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Changes to Mortgage Interest Deduction Cap Still on the Table

One hot button item to watch as Congress takes up the issue of tax reform in the coming weeks: whether Republicans are able to follow through on a promise to reform the mortgage interest deduction.
August 27, 2017, 9am PDT | James Brasuell | @CasualBrasuell
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Diana Olick writes: "The mortgage interest tax deduction has long been considered politically untouchable — until now, that is."

According to Olick, the forthcoming Congressional debate about tax reform is still expected to take up the matter of the mortgage interest deduction.

The mortgage interest deduction, which only benefits about 20 percent of taxpayers, is currently capped at loans up to $1 million for married couples who file jointly and at $500,000 for individual filers. The median value of a U.S. home just crossed the $200,000 market, according to Zillow, so not a lot of people make it to that cap.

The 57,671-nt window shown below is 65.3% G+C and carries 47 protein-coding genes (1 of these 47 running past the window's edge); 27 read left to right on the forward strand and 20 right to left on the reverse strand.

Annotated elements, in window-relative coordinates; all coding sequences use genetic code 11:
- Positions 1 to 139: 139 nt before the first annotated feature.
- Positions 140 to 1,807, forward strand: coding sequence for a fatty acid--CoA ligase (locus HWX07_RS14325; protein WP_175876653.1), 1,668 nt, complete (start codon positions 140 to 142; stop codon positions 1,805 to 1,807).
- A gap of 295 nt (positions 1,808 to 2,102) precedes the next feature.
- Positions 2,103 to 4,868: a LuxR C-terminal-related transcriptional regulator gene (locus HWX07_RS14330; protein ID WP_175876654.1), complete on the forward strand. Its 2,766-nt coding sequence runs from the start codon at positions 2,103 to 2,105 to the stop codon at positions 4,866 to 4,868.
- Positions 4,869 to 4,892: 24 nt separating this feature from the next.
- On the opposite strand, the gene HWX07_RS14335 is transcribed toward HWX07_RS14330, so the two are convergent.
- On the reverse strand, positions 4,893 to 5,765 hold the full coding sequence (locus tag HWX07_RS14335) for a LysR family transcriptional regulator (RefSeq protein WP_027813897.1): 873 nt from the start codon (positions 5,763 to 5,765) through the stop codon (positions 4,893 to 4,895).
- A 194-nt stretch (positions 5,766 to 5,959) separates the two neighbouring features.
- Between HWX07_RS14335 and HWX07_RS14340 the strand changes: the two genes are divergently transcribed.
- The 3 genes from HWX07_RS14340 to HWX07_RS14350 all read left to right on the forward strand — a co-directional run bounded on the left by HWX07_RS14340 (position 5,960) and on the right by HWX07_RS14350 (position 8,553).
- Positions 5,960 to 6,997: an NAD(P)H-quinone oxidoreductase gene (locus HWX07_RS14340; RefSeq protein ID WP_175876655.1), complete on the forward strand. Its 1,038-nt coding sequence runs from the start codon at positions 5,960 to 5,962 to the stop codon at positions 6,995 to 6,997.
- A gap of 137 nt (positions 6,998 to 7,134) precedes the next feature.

Olick's sources say that early discussions are pushing the target for the cap toward $600,000, though Senate Majority Leader Mitch McConnell is on the record recently saying people worried about the deduction can "breathe easy."

For more on the influence of the mortgage interest deduction to the built environment as well as the nation's economy, see previous Planetizen coverage.

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Published on Tuesday, August 22, 2017 in CNBC
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